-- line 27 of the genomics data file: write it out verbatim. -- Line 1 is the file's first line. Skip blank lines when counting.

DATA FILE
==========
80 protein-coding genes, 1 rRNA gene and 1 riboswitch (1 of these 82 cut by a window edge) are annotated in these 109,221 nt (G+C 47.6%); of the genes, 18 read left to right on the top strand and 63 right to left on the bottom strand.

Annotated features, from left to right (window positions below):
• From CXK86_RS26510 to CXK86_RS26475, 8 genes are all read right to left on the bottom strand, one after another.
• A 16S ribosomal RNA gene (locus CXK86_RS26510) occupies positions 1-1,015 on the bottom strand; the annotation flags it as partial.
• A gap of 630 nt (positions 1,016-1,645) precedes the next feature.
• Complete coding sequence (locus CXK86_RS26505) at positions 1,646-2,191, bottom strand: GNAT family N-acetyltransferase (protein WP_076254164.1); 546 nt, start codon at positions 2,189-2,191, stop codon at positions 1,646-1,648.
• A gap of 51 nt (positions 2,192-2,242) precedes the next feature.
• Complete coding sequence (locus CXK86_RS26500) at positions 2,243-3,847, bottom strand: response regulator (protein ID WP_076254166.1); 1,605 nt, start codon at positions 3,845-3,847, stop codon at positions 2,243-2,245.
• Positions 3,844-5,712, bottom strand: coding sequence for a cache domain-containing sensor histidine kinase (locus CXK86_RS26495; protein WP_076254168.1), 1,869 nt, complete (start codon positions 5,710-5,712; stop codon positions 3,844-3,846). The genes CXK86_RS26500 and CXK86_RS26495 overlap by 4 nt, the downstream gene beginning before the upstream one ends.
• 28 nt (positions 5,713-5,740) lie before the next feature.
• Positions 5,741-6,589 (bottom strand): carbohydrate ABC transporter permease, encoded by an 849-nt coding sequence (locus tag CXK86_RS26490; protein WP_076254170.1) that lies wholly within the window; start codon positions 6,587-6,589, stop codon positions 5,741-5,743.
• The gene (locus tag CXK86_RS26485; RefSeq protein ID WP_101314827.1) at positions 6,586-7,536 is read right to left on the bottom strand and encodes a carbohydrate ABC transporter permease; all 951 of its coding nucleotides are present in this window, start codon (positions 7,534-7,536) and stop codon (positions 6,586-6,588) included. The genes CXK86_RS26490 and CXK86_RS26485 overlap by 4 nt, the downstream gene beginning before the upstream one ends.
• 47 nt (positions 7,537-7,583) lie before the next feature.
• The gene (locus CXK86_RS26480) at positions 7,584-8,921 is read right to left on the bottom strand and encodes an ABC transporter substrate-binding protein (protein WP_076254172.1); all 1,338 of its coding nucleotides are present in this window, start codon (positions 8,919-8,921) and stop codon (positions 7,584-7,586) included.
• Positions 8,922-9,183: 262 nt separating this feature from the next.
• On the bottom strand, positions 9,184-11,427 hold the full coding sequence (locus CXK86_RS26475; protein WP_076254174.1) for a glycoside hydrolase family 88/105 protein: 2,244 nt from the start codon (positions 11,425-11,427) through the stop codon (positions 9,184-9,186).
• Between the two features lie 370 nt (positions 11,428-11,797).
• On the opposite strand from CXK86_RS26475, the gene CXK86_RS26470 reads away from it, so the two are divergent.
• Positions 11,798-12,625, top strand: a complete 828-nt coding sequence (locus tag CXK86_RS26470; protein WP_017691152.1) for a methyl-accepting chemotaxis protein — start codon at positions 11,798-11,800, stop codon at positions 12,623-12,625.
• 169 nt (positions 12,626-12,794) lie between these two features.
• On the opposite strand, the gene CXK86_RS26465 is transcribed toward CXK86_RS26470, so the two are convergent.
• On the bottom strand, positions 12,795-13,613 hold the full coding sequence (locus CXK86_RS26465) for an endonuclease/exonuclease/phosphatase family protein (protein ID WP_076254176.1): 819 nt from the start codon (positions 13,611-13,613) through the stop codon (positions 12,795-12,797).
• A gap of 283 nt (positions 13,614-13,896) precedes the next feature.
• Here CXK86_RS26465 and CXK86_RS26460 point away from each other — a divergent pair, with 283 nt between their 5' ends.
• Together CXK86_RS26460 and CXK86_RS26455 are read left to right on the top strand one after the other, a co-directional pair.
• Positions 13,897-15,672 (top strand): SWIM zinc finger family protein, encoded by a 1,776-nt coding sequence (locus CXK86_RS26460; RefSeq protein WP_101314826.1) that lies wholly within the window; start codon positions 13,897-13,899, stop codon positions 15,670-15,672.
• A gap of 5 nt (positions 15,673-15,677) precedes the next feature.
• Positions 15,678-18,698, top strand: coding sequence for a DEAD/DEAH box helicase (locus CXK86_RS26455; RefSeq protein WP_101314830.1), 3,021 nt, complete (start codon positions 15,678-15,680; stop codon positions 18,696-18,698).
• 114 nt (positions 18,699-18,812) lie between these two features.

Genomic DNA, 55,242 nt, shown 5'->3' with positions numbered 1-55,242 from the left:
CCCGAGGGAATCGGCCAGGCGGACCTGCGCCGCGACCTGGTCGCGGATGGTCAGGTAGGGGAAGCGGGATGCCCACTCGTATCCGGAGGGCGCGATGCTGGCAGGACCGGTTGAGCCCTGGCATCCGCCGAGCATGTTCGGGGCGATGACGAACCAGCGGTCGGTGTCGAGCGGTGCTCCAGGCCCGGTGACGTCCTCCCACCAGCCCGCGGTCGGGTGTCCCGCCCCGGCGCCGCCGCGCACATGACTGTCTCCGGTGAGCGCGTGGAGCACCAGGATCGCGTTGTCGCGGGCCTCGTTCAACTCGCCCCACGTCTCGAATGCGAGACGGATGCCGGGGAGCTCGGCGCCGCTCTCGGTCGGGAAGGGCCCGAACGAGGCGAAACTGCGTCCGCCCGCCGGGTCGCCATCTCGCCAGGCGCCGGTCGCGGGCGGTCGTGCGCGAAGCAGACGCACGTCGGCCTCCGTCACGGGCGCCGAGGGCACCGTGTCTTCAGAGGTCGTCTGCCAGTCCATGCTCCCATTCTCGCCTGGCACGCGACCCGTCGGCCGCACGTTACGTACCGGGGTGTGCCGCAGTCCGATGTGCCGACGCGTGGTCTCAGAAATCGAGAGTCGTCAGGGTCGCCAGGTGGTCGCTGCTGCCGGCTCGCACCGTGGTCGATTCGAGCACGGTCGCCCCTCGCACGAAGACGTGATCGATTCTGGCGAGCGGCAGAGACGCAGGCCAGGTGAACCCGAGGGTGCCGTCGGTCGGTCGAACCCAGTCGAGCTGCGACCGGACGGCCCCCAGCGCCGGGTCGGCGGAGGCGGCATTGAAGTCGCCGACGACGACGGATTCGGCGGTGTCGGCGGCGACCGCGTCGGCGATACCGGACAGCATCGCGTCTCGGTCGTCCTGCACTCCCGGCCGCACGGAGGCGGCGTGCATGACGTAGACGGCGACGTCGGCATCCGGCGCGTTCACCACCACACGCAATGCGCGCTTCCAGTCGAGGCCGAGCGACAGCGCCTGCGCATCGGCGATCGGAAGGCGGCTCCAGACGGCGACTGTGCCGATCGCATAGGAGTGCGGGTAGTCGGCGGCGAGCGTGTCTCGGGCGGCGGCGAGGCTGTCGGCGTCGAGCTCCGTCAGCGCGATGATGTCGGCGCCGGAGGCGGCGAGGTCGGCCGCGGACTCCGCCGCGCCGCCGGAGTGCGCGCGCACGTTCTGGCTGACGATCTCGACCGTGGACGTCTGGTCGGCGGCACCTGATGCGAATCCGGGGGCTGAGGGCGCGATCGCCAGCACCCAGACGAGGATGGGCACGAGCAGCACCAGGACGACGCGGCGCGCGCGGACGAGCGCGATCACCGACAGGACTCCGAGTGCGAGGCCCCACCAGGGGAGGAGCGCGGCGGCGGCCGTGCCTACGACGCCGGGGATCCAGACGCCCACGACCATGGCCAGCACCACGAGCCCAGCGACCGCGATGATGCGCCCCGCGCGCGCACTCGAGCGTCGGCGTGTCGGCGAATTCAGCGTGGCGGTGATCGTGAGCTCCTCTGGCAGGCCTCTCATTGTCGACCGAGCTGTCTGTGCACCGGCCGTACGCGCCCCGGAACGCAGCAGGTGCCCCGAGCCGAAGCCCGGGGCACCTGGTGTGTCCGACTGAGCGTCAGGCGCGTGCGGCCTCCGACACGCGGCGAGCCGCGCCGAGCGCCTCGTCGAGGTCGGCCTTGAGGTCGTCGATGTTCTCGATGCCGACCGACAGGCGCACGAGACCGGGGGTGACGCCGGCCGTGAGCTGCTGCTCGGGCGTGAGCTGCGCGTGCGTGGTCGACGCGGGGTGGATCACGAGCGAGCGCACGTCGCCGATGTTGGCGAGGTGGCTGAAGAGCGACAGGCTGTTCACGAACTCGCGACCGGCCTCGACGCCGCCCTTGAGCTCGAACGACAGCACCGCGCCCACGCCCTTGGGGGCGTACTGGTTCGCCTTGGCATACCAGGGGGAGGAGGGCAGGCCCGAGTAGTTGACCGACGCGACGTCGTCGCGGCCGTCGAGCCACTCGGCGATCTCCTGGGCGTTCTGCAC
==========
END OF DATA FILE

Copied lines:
• A gap of 5 nt (positions 15,673-15,677) precedes the next feature.